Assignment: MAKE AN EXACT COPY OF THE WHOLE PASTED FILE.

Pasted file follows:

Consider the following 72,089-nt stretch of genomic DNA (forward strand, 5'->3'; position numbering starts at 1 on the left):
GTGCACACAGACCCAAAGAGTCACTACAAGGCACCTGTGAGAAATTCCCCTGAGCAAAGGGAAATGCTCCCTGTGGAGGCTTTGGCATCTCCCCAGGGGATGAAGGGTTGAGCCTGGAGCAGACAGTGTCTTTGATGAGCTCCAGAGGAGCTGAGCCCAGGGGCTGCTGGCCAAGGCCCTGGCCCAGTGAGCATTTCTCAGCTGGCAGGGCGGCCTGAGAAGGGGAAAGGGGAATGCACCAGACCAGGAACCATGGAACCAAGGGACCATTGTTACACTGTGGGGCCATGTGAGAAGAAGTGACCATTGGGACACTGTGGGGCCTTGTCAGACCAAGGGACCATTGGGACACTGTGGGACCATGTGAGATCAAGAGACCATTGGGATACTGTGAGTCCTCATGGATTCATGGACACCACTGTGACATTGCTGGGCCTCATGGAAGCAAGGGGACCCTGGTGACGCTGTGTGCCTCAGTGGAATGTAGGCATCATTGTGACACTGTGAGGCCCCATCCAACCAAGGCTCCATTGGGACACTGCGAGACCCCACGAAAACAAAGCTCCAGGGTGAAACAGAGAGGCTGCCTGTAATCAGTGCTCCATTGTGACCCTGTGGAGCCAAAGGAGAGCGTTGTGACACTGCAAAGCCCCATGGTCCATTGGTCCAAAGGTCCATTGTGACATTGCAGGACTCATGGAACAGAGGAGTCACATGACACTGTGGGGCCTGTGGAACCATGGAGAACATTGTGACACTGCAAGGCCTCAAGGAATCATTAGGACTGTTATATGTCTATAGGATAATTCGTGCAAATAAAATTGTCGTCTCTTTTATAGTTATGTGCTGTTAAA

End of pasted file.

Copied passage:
Consider the following 72,089-nt stretch of genomic DNA (forward strand, 5'->3'; position numbering starts at 1 on the left):
GTGCACACAGACCCAAAGAGTCACTACAAGGCACCTGTGAGAAATTCCCCTGAGCAAAGGGAAATGCTCCCTGTGGAGGCTTTGGCATCTCCCCAGGGGATGAAGGGTTGAGCCTGGAGCAGACAGTGTCTTTGATGAGCTCCAGAGGAGCTGAGCCCAGGGGCTGCTGGCCAAGGCCCTGGCCCAGTGAGCATTTCTCAGCTGGCAGGGCGGCCTGAGAAGGGGAAAGGGGAATGCACCAGACCAGGAACCATGGAACCAAGGGACCATTGTTACACTGTGGGGCCATGTGAGAAGAAGTGACCATTGGGACACTGTGGGGCCTTGTCAGACCAAGGGACCATTGGGACACTGTGGGACCATGTGAGATCAAGAGACCATTGGGATACTGTGAGTCCTCATGGATTCATGGACACCACTGTGACATTGCTGGGCCTCATGGAAGCAAGGGGACCCTGGTGACGCTGTGTGCCTCAGTGGAATGTAGGCATCATTGTGACACTGTGAGGCCCCATCCAACCAAGGCTCCATTGGGACACTGCGAGACCCCACGAAAACAAAGCTCCAGGGTGAAACAGAGAGGCTGCCTGTAATCAGTGCTCCATTGTGACCCTGTGGAGCCAAAGGAGAGCGTTGTGACACTGCAAAGCCCCATGGTCCATTGGTCCAAAGGTCCATTGTGACATTGCAGGACTCATGGAACAGAGGAGTCACATGACACTGTGGGGCCTGTGGAACCATGGAGAACATTGTGACACTGCAAGGCCTCAAGGAATCATTAGGACTGTTATATGTCTATAGGATAATTCGTGCAAATAAAATTGTCGTCTCTTTTATAGTTATGTGCTGTTAAA